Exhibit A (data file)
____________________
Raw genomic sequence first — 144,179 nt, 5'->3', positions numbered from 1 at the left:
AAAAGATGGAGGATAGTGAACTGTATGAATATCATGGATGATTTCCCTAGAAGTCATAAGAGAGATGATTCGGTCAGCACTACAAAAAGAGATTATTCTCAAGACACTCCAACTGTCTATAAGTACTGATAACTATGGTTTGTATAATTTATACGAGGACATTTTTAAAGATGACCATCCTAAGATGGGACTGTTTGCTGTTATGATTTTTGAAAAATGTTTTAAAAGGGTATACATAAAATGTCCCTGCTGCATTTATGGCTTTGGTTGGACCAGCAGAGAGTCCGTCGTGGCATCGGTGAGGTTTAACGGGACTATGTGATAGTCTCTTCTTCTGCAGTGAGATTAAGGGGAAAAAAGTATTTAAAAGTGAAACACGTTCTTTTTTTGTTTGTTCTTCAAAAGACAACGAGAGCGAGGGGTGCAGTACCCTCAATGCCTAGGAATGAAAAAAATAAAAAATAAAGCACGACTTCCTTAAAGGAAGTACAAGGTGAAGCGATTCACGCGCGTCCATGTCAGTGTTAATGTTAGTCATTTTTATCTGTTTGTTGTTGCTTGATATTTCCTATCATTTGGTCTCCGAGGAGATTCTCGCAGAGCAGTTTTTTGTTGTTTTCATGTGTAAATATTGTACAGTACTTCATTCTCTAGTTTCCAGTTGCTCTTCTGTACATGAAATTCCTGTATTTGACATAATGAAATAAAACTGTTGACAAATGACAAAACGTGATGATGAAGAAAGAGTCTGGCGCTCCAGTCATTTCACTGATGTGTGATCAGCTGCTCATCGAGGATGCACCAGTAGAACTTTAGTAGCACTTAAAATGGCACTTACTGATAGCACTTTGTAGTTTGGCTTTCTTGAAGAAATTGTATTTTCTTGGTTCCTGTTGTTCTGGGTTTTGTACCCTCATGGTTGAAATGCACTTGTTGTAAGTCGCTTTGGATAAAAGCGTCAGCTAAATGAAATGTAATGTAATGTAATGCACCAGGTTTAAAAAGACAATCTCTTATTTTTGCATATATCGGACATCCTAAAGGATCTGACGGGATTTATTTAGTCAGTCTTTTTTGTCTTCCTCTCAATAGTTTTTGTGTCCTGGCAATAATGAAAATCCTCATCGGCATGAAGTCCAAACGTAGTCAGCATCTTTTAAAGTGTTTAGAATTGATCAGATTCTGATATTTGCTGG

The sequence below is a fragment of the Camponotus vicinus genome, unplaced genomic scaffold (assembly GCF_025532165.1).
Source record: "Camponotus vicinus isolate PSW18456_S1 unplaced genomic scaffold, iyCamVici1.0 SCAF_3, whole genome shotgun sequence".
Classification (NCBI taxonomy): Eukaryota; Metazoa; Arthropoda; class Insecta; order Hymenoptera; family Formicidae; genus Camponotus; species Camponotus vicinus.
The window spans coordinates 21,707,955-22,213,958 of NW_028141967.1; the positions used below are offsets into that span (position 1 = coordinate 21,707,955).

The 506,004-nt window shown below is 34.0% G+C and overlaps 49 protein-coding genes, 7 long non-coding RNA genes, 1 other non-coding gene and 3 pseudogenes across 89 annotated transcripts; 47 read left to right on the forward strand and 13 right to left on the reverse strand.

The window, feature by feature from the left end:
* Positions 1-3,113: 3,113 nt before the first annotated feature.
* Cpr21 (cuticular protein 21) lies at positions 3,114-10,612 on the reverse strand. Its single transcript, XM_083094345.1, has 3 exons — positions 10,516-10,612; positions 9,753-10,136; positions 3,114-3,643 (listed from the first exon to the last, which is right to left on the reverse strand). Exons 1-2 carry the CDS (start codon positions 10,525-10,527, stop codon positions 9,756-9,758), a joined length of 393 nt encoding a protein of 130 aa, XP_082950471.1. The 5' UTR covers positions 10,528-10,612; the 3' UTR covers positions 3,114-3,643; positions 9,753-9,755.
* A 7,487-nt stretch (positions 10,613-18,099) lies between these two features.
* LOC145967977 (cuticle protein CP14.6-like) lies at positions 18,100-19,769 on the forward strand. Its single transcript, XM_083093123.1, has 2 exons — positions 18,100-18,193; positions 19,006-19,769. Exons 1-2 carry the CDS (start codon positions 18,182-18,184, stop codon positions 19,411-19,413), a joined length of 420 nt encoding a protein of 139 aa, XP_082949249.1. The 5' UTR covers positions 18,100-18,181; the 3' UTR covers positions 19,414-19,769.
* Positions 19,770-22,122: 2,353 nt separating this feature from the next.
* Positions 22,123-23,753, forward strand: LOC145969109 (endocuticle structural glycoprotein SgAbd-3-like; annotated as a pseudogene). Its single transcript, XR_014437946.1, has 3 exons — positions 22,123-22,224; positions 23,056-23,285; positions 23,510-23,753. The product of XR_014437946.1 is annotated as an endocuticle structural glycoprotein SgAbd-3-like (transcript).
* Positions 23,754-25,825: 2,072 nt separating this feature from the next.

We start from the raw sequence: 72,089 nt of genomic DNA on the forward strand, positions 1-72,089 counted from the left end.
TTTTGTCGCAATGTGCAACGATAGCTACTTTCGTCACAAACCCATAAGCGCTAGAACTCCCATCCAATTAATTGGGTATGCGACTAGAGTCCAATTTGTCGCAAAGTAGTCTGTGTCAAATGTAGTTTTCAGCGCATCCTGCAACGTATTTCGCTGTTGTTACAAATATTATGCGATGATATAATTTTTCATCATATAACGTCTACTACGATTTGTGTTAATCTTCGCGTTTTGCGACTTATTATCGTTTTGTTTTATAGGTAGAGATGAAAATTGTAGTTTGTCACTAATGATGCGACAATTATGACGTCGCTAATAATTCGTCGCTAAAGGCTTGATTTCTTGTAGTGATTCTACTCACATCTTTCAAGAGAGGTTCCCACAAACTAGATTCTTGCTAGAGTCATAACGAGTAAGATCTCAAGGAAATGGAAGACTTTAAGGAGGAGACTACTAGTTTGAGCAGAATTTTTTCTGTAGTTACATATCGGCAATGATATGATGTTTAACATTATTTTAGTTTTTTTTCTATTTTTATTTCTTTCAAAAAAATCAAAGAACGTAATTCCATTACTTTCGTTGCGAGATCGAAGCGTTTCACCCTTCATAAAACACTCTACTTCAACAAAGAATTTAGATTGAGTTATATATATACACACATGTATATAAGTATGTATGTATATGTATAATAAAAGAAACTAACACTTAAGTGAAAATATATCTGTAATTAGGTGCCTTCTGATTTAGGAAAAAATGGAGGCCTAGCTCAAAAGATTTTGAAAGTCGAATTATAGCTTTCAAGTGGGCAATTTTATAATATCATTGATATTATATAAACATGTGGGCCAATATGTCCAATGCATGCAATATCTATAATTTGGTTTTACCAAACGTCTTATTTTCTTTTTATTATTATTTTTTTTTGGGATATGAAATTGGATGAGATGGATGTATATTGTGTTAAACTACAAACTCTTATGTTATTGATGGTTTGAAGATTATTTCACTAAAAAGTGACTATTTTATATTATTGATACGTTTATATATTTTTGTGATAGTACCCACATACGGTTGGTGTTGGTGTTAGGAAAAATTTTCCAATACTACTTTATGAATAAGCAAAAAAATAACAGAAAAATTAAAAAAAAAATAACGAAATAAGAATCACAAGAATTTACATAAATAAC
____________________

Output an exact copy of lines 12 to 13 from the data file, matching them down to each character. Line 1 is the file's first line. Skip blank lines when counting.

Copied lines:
* LOC145967977 (cuticle protein CP14.6-like) lies at positions 18,100-19,769 on the forward strand. Its single transcript, XM_083093123.1, has 2 exons — positions 18,100-18,193; positions 19,006-19,769. Exons 1-2 carry the CDS (start codon positions 18,182-18,184, stop codon positions 19,411-19,413), a joined length of 420 nt encoding a protein of 139 aa, XP_082949249.1. The 5' UTR covers positions 18,100-18,181; the 3' UTR covers positions 19,414-19,769.
* Positions 19,770-22,122: 2,353 nt separating this feature from the next.